Being a complex skill, Pink (2005) concludes that Design is unlikely to be subcontracted or replaced by machines. Moreover, good design will add meaning, enjoyment and beauty to the world we live and work in (Pink, 2005). It is thus vital to incorporate the right amount of Design archetypes into your business to ensure the creation of unique products or services that will address the needs of contemporary customers.


Denning (2001) argued that the move away from storytelling, in an effort to compress information into analytical offers, such as what we have seen during the Information Era, has reached its climax in the twentieth century. Despite our acknowledgment of the limitations of analytic thinking, many of us still attempt to reduce knowledge into simplistic forms (Denning, 2001). This reduction of information, according to Denning (2001) contributes to the creation of hierarchies, and highly regulated organizations – systems which inhibit change in an innovative environment such as would exist in the Conceptual Age.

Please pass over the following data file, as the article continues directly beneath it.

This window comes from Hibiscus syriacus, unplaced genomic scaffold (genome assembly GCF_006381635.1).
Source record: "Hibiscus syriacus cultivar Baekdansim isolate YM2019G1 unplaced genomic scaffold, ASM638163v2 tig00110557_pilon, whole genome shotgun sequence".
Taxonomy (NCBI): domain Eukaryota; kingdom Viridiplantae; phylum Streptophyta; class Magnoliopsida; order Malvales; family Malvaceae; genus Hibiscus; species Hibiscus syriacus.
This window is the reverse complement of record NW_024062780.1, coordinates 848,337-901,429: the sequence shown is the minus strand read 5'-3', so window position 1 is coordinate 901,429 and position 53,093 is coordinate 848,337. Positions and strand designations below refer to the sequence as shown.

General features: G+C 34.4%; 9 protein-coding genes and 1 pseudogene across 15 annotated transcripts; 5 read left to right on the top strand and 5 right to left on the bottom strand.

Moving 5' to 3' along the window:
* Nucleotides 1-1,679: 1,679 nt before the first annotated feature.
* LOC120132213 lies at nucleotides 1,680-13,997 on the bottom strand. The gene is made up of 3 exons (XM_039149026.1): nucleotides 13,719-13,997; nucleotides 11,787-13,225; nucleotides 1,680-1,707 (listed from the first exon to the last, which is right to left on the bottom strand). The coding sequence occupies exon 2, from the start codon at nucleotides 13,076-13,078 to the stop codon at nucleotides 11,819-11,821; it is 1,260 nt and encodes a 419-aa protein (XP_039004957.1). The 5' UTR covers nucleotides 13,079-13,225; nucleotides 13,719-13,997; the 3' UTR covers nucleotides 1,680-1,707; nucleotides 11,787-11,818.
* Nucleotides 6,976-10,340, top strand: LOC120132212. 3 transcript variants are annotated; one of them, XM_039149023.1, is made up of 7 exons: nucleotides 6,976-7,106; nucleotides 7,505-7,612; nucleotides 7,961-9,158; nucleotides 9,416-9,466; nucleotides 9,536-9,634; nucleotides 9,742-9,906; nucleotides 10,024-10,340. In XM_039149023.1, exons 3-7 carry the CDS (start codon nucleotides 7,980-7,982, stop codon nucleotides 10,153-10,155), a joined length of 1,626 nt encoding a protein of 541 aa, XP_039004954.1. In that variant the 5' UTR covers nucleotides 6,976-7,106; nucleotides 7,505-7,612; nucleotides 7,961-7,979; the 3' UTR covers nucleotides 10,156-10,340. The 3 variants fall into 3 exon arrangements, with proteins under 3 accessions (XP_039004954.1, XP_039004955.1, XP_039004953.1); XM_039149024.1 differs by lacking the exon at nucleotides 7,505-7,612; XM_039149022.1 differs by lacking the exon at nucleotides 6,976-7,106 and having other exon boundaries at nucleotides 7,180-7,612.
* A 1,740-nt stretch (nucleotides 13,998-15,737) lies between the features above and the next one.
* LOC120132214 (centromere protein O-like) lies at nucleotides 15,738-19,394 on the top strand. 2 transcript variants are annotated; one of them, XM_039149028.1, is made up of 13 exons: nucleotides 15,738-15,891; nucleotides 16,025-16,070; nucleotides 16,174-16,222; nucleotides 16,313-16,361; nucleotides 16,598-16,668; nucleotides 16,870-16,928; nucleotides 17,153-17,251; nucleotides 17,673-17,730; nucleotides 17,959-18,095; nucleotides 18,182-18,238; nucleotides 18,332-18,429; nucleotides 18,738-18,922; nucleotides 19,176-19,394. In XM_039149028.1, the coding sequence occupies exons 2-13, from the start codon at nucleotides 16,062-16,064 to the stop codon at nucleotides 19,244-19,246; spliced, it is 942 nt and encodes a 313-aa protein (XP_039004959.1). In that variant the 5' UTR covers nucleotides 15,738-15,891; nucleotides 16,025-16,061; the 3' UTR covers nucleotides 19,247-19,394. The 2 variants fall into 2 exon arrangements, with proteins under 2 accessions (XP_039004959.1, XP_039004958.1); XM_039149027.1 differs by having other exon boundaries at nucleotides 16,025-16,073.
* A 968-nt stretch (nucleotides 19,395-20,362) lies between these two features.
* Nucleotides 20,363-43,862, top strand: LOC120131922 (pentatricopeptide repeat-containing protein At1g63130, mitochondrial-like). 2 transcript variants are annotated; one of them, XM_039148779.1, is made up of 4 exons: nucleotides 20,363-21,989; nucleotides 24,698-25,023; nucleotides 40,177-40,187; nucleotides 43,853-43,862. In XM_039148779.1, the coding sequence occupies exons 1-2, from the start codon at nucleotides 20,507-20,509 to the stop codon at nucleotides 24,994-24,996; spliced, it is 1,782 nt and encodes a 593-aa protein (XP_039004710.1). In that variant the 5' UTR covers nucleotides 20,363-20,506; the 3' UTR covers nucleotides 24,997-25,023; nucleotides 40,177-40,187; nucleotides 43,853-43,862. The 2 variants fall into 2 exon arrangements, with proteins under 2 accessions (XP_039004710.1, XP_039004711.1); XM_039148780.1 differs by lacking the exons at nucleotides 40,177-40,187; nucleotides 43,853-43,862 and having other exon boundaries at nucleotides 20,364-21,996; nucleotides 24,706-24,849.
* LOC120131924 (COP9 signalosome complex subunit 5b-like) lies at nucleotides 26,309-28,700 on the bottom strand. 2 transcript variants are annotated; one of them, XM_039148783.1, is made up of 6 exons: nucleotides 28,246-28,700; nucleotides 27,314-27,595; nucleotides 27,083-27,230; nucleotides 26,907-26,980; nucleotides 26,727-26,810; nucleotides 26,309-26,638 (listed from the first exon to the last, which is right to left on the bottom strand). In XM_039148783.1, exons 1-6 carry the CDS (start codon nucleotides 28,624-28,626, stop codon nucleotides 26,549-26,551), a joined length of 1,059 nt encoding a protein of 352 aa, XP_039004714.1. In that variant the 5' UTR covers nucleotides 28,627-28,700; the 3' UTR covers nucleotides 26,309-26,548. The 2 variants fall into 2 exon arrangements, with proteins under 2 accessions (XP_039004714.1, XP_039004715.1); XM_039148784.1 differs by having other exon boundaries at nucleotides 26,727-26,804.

Adamson, Pine, Van Steenhoven, & Kroupa (2006) identified two essential functions of a good story; firstly, it should "capture your imagination" (Adamson et.al, 2006: 37) and secondly, it should "make you feel" (Adamson et.al, 2006: 37). Stories enable people to experience strategy at a personal level, which is why Adamson et.al. (2006) are convinced that storytelling should be an essential strategic tool.

Stephen Denning, warns however, that despite many corporations' acknowledgment of the importance of storytelling in addressing leadership challenges, very few executives possess the ability to use storytelling effectively (Denning, 2006).

Pink (2005:103) summarizes the importance of story as follows: "When facts become so widely available and instantly accessible, each one becomes less valuable. What begins to matter more is the ability to place these facts into 'context' and to deliver them with 'emotional impact'."

Acknowledging the value of storytelling, seeking and employing such abilities, and using them to propel business into the future seem logical. Two great examples of the power to unite through story is that of Nelson Mandela and the ANC, and more recently Susan Boyle on Youtube. Not every company can employ a Susan or Nelson, but by seeking employees with the ability to share through story, holds unlimited potential!